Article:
U.S. flag

An official website of the United States government Here’s how you know

The .gov means it’s official.

Federal government websites often end in .gov or .mil. Before sharing sensitive information, make sure you're on a federal government site.

The site is secure.

The https:// ensures that you are connecting to the official website and that any information you provide is encrypted and transmitted securely.

Geoffrey S. Berman, the United States Attorney for the Southern District of New York, announced that JACQUELINE GRAHAM was convicted at trial on Wednesday, June 12, 2019, of participating in a conspiracy to commit bank fraud, wire fraud, and mail fraud in connection with a fraudulent debt-elimination scheme to defraud homeowners and banks.  GRAHAM was found guilty of the one count she faced after a two-week trial before U.S. District Judge Nelson S. Román.

Manhattan U.S. Attorney Geoffrey S. Berman said:  “Jacqueline Graham preyed on vulnerable homeowners who could not afford their mortgage payments during a time of crisis in the housing market.  Because of her greed, these homeowners ended up financially worse off than when they found her.  We will continue to work with our law enforcement partners to bring to justice those who victimize the vulnerable.”

According to the Indictment in the case and the evidence presented at trial:

From at least 2011 to at least 2012, JACQUELINE GRAHAM partnered with Bruce Lewis and John Ruzza in operating the Valhalla, New York-based Terra Foundation (“Terra”) – which was originally known as the Pillow Foundation – which held itself out as a business that would investigate and eliminate mortgage loans in exchange for fees, soliciting clients who were having difficulties making their mortgage payments.  In fact, however, Terra engaged in a wide-ranging scheme to defraud clients, county clerks’ offices, and banks.

The fraudulent scheme, which was created by GRAHAM and Lewis, involved Terra performing “audits” of clients’ mortgages, sending pseudo-legal paperwork to the banks and/or lenders holding the mortgages, and ultimately filing purported mortgage discharges with the relevant county clerks’ offices, which discharges were signed by Lewis or other co-conspirators, claiming falsely to represent the banks and/or mortgage lenders.  As a result, anyone doing a title search for one of Terra’s clients would see that the client’s mortgage had been satisfied.  The mortgages had not, however, been discharged, and the mortgages were eventually reinstated, after the clients paid their fees.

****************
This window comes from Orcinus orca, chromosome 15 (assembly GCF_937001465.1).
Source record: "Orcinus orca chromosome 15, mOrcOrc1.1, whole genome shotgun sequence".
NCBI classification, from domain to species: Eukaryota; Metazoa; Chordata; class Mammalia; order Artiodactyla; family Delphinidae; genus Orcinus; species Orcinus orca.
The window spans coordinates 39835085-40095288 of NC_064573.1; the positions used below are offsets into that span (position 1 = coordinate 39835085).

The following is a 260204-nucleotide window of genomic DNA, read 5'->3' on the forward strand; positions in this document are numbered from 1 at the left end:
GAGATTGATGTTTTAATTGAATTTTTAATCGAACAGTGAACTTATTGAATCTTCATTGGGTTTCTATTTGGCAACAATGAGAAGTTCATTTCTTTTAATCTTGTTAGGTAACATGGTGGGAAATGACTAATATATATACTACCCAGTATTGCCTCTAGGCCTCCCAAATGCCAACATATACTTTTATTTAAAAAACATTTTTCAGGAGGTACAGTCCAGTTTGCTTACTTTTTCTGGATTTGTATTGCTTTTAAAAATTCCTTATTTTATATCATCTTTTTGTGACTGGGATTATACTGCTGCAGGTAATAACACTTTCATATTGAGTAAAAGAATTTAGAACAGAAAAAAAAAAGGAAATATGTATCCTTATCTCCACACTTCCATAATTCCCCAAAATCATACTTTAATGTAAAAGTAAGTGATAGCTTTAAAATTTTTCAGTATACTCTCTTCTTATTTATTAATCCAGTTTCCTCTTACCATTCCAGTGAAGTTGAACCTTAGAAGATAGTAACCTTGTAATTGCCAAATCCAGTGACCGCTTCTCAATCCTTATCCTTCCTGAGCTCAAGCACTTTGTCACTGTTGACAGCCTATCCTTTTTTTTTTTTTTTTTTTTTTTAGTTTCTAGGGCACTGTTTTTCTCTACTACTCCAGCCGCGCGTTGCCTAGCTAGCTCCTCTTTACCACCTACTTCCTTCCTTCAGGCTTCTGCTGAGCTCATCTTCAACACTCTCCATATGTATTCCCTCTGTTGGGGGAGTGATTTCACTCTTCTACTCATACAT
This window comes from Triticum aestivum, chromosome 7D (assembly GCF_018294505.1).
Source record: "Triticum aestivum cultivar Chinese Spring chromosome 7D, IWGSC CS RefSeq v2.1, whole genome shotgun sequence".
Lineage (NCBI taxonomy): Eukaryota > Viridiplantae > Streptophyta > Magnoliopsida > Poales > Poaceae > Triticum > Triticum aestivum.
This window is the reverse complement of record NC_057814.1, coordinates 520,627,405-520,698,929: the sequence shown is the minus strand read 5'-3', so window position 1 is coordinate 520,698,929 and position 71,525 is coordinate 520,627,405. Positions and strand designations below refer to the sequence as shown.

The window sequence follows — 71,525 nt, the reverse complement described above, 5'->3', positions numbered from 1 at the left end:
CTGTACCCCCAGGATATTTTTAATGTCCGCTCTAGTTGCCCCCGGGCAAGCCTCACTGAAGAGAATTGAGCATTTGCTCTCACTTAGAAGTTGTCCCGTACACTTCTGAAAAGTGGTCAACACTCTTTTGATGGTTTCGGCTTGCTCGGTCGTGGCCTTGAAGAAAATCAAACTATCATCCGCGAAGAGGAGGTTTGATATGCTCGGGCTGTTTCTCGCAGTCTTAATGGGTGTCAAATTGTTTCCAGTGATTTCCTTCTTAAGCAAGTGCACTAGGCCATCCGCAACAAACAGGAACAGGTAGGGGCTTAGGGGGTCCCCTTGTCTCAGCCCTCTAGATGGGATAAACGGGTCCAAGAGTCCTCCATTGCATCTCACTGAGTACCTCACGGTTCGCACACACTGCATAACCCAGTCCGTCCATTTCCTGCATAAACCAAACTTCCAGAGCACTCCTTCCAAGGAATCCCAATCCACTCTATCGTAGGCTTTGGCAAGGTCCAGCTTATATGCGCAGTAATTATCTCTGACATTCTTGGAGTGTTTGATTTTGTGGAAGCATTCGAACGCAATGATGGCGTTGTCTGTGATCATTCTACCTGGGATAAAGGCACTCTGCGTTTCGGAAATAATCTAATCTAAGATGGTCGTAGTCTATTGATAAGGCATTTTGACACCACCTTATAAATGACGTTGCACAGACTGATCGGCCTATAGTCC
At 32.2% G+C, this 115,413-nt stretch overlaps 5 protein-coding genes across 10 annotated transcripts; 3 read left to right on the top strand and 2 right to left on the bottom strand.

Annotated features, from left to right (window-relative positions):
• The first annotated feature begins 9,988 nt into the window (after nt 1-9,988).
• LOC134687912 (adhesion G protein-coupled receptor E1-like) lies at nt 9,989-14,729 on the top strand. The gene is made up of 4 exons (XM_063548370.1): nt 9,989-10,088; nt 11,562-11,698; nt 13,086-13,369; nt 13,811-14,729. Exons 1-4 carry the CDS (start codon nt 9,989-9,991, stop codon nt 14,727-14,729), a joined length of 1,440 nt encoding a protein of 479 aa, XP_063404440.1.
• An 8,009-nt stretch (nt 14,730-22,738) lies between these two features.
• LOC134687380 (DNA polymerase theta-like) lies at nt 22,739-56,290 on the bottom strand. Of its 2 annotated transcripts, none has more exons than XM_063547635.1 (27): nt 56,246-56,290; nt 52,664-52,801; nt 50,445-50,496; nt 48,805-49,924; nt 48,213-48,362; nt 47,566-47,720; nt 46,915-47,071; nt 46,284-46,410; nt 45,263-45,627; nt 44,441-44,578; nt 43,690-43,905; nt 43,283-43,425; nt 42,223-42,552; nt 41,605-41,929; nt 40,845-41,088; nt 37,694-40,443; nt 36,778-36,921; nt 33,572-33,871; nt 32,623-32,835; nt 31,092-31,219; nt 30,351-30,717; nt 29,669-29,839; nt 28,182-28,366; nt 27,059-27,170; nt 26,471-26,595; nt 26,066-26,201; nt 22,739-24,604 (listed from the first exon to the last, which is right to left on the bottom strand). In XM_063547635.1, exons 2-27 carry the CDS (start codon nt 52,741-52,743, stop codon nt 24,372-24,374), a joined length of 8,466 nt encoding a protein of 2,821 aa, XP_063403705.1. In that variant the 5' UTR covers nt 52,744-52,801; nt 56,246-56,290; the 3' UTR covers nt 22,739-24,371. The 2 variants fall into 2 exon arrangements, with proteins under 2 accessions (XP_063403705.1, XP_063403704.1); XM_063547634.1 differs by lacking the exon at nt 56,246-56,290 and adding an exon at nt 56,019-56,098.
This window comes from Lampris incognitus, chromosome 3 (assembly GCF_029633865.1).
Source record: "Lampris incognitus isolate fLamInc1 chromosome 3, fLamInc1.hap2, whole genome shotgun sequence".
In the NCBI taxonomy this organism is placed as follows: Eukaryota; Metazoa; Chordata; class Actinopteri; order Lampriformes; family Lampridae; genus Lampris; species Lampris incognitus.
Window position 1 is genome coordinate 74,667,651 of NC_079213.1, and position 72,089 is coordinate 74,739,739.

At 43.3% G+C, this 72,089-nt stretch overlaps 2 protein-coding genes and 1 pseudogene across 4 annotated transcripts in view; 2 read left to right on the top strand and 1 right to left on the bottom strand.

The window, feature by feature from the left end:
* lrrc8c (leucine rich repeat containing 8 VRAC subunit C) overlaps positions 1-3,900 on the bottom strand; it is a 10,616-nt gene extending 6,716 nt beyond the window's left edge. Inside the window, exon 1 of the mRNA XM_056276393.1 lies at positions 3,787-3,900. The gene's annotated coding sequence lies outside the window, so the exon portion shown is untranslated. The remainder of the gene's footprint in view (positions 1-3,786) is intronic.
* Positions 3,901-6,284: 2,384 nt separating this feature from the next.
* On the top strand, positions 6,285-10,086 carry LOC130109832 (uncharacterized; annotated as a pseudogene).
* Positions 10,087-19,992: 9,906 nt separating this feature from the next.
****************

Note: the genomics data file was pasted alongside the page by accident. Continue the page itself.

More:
In order to effectuate the scheme, GRAHAM, Lewis, and Ruzza involved others, including Rocco Cermele, who was Terra’s director of operations and who recruited clients, among other duties; Paula Guadagno, who did real estate title work for, and filed discharges on behalf of, Terra; and Anthony Vigna, a lawyer and CPA who worked in Terra’s offices.

To profit from their scheme, GRAHAM and her co-conspirators charged various fees to Terra’s clients.

In total, GRAHAM and her co-conspirators filed over 60 fraudulent discharges in Westchester and Putnam Counties in New York, and in Connecticut.  The fraudulent discharges claimed to discharge mortgages with a total loan principal of nearly $38 million.

*                *                *

GRAHAM, 53, formerly of Levittown, Pennsylvania, was convicted of one count of conspiracy to commit bank fraud, wire fraud, and mail fraud.  The count carries a maximum sentence of 30 years in prison.  

Lewis, 67, formerly of Alaska and Washington State, pled guilty to one count of wire fraud relating to the Terra scheme, which carries a maximum sentence of 20 years in prison.

Vigna, 61, of Thornwood, New York, pled guilty to one count of participating in a conspiracy to commit bank fraud, wire fraud, and mail fraud relating to the Terra scheme, which carries a maximum sentence of five years in prison.

Cermele, 56, of Yonkers, New York, pled guilty to one count of participating in a conspiracy to commit mail, wire, and bank fraud, and one count of wire fraud, each relating to the Terra scheme, each of which carries a maximum potential sentence of 30 years in prison, and three additional counts of wire fraud relating to other crimes, each of which carries a maximum potential sentence of 20 years in prison.

The statutory maximum penalties are prescribed by Congress and are provided here for informational purposes only, as any sentencings of the defendants would be determined by the court.

All defendants are awaiting sentencing.

Mr. Berman praised the outstanding investigative work of the Federal Bureau of Investigation.  Mr. Berman also thanked the Office of the Westchester County District Attorney’s Office and the Department of Housing and Urban Development for their assistance in the case.

This case is being handled by the Office’s White Plains Division.  Assistant United States Attorneys David Felton, Michael Maimin, and James McMahon are in charge of the prosecutions.